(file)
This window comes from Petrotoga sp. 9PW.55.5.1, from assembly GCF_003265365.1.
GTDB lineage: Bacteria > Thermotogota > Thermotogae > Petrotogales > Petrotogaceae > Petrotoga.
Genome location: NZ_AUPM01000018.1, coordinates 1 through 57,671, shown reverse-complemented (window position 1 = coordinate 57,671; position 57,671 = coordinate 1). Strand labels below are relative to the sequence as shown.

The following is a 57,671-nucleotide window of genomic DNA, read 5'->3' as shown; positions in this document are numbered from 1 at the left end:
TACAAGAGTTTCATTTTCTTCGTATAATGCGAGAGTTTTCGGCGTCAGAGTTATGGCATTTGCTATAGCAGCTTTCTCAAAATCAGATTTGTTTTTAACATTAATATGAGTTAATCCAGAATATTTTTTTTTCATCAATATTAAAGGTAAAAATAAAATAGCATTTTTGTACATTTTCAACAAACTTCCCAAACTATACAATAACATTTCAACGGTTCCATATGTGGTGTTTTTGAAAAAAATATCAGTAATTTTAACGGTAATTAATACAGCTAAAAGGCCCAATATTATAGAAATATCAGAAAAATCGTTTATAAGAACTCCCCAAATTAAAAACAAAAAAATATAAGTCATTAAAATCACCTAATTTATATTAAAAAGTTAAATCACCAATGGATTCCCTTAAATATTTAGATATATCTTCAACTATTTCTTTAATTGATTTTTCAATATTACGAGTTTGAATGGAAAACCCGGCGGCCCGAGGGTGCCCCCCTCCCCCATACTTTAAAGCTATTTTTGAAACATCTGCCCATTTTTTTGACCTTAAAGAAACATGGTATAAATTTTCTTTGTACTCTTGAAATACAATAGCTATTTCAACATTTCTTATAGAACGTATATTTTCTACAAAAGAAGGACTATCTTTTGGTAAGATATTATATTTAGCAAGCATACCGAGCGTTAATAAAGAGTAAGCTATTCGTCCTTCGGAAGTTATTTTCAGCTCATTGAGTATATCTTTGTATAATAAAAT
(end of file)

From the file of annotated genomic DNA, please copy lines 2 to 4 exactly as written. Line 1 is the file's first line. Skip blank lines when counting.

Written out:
GTDB lineage: Bacteria > Thermotogota > Thermotogae > Petrotogales > Petrotogaceae > Petrotoga.
Genome location: NZ_AUPM01000018.1, coordinates 1 through 57,671, shown reverse-complemented (window position 1 = coordinate 57,671; position 57,671 = coordinate 1). Strand labels below are relative to the sequence as shown.

The following is a 57,671-nucleotide window of genomic DNA, read 5'->3' as shown; positions in this document are numbered from 1 at the left end: